Absolutely fabulous native fruit, rapidly gaining favour not just with local provedores but also by our top chefs and leading restaurateurs. Containing up to four times the level of antioxidants of blueberries, these little berries are about to take off.
Some known Aboriginal names:
Munta, ngerp, nurp, nurt (Boanditj), Mantirri (Kaurna)
Manter (Ngaiawang), Mantari (Ramindjeri), Mantar (Jaril)
Common names Munterberry, Muntries, Munthries, Emu Apples, Native Cranberries
Kunzea pomifera is a woody ground cover occurring in the wild in western Victoria and SA. It was an important food plant for the local Aboriginal people. They dried or baked surplus fruit into cakes to eat during the winter months. They also traded the fruit for important tools with neighbouring tribes. The plants produce fluffy white flowers in spring, followed by berries in Feb-March. They should start producing berries three years after planting. Berries may remain green but still be ripe. If left too long, the berries become unpalatable.
K.pomifera can be grown either in dappled shade or in full sun. It makes a useful weed suppressing ground cover of around 1.5m. The farmers that cultivate K.pomifera have successfully trellised the plant so that the berries are more easily accessible for picking. The plant can be used to stabilise sandy soils. It requires a neutral pH and will withstand some soil salinity.
An important thing to note is that K.pomifera does not like root disturbance of any kind. This includes weeding around the plant, so mulch well from the beginning. K.pomifera is insect pollinated. Planting other spring flowering plants nearby will help to attract the necessary insects. In the wild, the plant survives on 500-800mm of water a year. This is approximately Melbourne’s annual rainfall, so the plants should not need too much extra water. It will however do better if watered in long dry spells. There is some anecdotal evidence to suggest that too much water reduces the intensity of the flavour of the berries.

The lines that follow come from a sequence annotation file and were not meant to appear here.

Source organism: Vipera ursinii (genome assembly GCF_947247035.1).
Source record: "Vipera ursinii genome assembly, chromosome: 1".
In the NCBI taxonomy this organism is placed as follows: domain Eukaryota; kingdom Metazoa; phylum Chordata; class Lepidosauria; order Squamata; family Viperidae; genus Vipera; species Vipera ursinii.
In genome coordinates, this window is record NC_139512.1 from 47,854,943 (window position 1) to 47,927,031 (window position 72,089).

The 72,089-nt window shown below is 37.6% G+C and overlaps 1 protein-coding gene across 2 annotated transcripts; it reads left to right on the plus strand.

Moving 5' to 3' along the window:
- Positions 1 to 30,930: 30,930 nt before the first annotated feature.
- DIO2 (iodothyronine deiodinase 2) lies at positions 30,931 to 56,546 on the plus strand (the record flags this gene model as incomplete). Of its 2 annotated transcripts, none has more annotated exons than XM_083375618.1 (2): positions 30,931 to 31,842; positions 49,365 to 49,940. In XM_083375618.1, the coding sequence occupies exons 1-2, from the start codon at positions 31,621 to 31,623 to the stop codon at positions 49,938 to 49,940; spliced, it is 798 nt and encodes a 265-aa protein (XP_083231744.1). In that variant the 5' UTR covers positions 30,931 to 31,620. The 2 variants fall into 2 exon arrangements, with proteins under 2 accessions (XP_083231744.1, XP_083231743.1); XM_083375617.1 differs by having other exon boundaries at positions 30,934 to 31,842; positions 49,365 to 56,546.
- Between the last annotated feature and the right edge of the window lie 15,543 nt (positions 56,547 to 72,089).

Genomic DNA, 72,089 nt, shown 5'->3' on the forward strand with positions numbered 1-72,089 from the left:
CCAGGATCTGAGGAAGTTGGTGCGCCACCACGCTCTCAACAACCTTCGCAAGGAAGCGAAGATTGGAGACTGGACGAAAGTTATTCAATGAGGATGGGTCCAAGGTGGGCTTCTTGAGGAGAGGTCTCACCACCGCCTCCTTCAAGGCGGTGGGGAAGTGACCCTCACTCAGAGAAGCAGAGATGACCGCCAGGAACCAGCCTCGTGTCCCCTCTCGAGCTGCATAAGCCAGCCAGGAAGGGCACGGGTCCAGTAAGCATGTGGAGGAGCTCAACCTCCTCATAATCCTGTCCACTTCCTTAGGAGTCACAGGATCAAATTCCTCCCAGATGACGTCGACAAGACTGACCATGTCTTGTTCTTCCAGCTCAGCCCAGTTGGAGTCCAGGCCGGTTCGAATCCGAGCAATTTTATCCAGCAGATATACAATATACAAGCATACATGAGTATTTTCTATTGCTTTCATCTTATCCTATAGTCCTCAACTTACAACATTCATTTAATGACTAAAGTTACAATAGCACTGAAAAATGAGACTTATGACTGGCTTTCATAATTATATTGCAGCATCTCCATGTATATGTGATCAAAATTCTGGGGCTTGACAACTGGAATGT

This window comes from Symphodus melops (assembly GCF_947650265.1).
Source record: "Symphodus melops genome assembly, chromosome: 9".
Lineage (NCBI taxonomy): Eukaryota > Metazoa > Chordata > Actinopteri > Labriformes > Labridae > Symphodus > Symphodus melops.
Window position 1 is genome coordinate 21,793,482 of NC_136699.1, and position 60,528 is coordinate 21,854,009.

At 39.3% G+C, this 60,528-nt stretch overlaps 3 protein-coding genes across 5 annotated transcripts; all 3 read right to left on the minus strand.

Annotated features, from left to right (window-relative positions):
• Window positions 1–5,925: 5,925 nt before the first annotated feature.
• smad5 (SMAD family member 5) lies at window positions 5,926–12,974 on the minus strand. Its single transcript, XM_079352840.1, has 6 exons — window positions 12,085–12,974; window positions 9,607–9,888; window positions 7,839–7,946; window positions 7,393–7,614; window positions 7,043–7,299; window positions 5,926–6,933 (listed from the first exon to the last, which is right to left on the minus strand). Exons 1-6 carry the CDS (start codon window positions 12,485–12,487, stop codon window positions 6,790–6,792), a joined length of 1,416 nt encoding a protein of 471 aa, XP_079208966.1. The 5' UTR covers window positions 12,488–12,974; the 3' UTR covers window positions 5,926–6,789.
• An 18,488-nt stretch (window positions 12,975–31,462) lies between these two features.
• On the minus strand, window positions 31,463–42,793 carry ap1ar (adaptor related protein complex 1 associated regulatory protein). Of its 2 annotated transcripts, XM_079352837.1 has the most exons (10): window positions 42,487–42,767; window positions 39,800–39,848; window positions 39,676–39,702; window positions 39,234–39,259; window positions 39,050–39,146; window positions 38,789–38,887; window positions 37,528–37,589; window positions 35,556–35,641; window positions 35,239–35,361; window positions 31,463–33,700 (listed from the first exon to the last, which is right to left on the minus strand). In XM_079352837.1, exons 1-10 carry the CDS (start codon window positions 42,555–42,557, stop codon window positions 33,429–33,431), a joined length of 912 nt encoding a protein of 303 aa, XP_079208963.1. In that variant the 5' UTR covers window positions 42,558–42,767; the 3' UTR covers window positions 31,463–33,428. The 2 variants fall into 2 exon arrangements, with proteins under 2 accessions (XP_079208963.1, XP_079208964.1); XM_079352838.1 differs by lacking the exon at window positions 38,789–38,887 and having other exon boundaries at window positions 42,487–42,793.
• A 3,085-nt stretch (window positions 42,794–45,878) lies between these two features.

A green to red berry with purplish tinge, up to 1cm in diameter with a flavour of apple cinnamon, or a granny smith apple flavour with a sweet sultana finish and a hint of spice.
Muntries can be used in a range of ways from marmalades to chutneys, preserves, syrups, juices, beverages, sauces, muffins, fruit leathers, jellies, specialty breads and added fresh to salads.
• Fruit can be stored at low temperature (freezer < -18ºC) for up to 24 months.
• Fresh fruit can be stored for up to two weeks in the refrigerator at 5°C.
• Fruit that has been frozen should be washed prior to use.
Naturally growing as a ground cover, you can grow Muntries on a trellis very successfully. They prefer a pH of between 6 to 8 and not too much water. Altogether an easy plant to grow.
Uses in the Kitchen
The Australian Native Food Industry Food Limited describes the fruit as tasting like “apple with a juniper essence, a spicy apple taste”. While the Australian native flavour wheel describes the taste as having the “Aroma of moist fruit mince, spice, bush honey and butter.” The berries are crunchy when eaten raw.
Early settlers used the fruit in pies. Today, they are usually enjoyed in jams, chutney, relishes, sauces and conserves.
Taken from http://www.cherikoff.net/cherikoff/index.php?id=28
Vic Cherikoff uses the word Munthari instead of Muntries
Muntrie and mushroom sauce
The longer this is cooked the more of the apple flavour of the muntries imparted to the dish. A modification is to use the sauce to flavour slices of any native flavoured bread and then to set the resulting savoury bread pudding with an omelette mix of seasoned eggs and milk. Alternatively, bake into native mint flavoured pastry tartlets adding teaspoon potato flour mixed in a small quantity of water to the stock.
2 tablespoons butter
1 Spanish onion, finely diced
200g mix of field mushrooms, shiitake, enoki, shimiji, ceps, morels, straw mushrooms
100ml chicken or mushroom stock
2 generous tablespoons Macadamia nut butter
In a large stainless steel frying pan melt the butter. Add the muntries and the onion and sauté for 5 minutes. Season with salt to enhance the sweetness of the onion. Slice the mushrooms add to the sauté with the stock and continue heating on a gentle simmer for 15 minutes. To finish, add the macadamia nut butter to the sauce and heat for a few minutes to thicken.
Whole Baby Barramundi and Munthari (Muntries) Butter Sauce
400g whole baby barramundi
30ml vegetable oil
2 drops gumleaf oil (careful, this product is very strong)
1 tbspn butter
30g finely chopped leak
½cup munthari (muntries) berries
pinch of lemon myrtle
Combine the vegetable oil and gumleaf oil and heat in a frypan to smoking temp. Pan fry fillets until skin is crispy (about 2 mins). Turn over and cook the other side (1 min. or less). Set aside in a warm dish. In the fry pan, melt butter, add leak, muntharies and seasonings. Plate up fish, garnish with leak and muntharies (muntries) and finish with a generous sprinkle of ground lemon myrtle.